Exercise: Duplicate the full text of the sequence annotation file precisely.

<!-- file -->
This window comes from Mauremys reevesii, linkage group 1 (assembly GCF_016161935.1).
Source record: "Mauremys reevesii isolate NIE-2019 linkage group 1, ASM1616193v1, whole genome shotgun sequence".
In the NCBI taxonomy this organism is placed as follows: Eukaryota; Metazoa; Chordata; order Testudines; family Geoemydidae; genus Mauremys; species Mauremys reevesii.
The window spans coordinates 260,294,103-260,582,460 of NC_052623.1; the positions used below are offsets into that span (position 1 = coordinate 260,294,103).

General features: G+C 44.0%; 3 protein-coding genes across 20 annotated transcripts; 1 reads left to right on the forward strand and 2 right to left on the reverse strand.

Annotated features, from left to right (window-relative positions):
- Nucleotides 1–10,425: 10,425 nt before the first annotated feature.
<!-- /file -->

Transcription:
This window comes from Mauremys reevesii, linkage group 1 (assembly GCF_016161935.1).
Source record: "Mauremys reevesii isolate NIE-2019 linkage group 1, ASM1616193v1, whole genome shotgun sequence".
In the NCBI taxonomy this organism is placed as follows: Eukaryota; Metazoa; Chordata; order Testudines; family Geoemydidae; genus Mauremys; species Mauremys reevesii.
The window spans coordinates 260,294,103-260,582,460 of NC_052623.1; the positions used below are offsets into that span (position 1 = coordinate 260,294,103).

General features: G+C 44.0%; 3 protein-coding genes across 20 annotated transcripts; 1 reads left to right on the forward strand and 2 right to left on the reverse strand.

Annotated features, from left to right (window-relative positions):
- Nucleotides 1–10,425: 10,425 nt before the first annotated feature.